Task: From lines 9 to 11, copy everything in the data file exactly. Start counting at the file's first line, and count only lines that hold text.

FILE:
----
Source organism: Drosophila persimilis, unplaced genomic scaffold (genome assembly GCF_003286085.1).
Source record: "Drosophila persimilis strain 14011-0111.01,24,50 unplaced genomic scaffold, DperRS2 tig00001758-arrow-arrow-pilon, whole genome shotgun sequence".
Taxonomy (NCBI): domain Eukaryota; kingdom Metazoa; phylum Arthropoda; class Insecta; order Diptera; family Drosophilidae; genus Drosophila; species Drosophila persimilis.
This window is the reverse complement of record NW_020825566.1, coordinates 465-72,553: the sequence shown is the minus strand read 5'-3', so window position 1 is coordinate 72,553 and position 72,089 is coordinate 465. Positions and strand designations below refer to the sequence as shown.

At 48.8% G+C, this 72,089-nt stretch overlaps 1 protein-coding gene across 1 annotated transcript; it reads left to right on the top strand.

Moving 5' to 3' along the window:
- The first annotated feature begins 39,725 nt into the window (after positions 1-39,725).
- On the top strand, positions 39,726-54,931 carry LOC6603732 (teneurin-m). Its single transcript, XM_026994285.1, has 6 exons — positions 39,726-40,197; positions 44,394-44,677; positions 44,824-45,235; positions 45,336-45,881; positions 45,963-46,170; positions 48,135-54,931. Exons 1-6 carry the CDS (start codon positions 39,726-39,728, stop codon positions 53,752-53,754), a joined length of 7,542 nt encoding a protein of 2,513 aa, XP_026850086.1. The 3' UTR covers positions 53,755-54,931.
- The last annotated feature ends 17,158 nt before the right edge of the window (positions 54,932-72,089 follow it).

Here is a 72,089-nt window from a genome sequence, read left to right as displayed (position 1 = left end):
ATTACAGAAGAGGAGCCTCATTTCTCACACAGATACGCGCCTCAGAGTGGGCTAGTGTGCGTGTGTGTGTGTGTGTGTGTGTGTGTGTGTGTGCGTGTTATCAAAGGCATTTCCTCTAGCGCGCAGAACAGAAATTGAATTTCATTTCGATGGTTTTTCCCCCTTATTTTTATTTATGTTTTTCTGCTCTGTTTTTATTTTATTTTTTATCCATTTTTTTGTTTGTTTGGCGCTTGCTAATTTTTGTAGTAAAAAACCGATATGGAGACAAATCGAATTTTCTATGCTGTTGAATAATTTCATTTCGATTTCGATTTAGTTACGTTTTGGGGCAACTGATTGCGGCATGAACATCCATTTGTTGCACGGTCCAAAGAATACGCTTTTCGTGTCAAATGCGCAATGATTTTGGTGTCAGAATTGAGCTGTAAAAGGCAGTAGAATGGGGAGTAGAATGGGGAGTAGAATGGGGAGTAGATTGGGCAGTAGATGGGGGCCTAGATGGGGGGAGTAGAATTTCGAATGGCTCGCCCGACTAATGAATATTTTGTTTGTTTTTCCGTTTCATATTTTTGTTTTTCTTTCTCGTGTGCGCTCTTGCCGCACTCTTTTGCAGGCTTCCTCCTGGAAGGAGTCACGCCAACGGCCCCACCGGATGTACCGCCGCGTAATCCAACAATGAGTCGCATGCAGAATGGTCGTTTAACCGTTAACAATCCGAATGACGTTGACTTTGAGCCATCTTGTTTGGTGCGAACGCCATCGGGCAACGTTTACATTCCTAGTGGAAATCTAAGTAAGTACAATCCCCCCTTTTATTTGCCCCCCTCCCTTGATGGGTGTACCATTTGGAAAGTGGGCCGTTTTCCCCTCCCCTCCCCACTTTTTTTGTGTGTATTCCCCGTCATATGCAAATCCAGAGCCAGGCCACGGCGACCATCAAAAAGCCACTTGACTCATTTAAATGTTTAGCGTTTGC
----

- The last annotated feature ends 17,158 nt before the right edge of the window (positions 54,932-72,089 follow it).

Here is a 72,089-nt window from a genome sequence, read left to right as displayed (position 1 = left end):
ATTACAGAAGAGGAGCCTCATTTCTCACACAGATACGCGCCTCAGAGTGGGCTAGTGTGCGTGTGTGTGTGTGTGTGTGTGTGTGTGTGTGTGCGTGTTATCAAAGGCATTTCCTCTAGCGCGCAGAACAGAAATTGAATTTCATTTCGATGGTTTTTCCCCCTTATTTTTATTTATGTTTTTCTGCTCTGTTTTTATTTTATTTTTTATCCATTTTTTTGTTTGTTTGGCGCTTGCTAATTTTTGTAGTAAAAAACCGATATGGAGACAAATCGAATTTTCTATGCTGTTGAATAATTTCATTTCGATTTCGATTTAGTTACGTTTTGGGGCAACTGATTGCGGCATGAACATCCATTTGTTGCACGGTCCAAAGAATACGCTTTTCGTGTCAAATGCGCAATGATTTTGGTGTCAGAATTGAGCTGTAAAAGGCAGTAGAATGGGGAGTAGAATGGGGAGTAGAATGGGGAGTAGATTGGGCAGTAGATGGGGGCCTAGATGGGGGGAGTAGAATTTCGAATGGCTCGCCCGACTAATGAATATTTTGTTTGTTTTTCCGTTTCATATTTTTGTTTTTCTTTCTCGTGTGCGCTCTTGCCGCACTCTTTTGCAGGCTTCCTCCTGGAAGGAGTCACGCCAACGGCCCCACCGGATGTACCGCCGCGTAATCCAACAATGAGTCGCATGCAGAATGGTCGTTTAACCGTTAACAATCCGAATGACGTTGACTTTGAGCCATCTTGTTTGGTGCGAACGCCATCGGGCAACGTTTACATTCCTAGTGGAAATCTAAGTAAGTACAATCCCCCCTTTTATTTGCCCCCCTCCCTTGATGGGTGTACCATTTGGAAAGTGGGCCGTTTTCCCCTCCCCTCCCCACTTTTTTTGTGTGTATTCCCCGTCATATGCAAATCCAGAGCCAGGCCACGGCGACCATCAAAAAGCCACTTGACTCATTTAAATGTTTAGCGTTTGC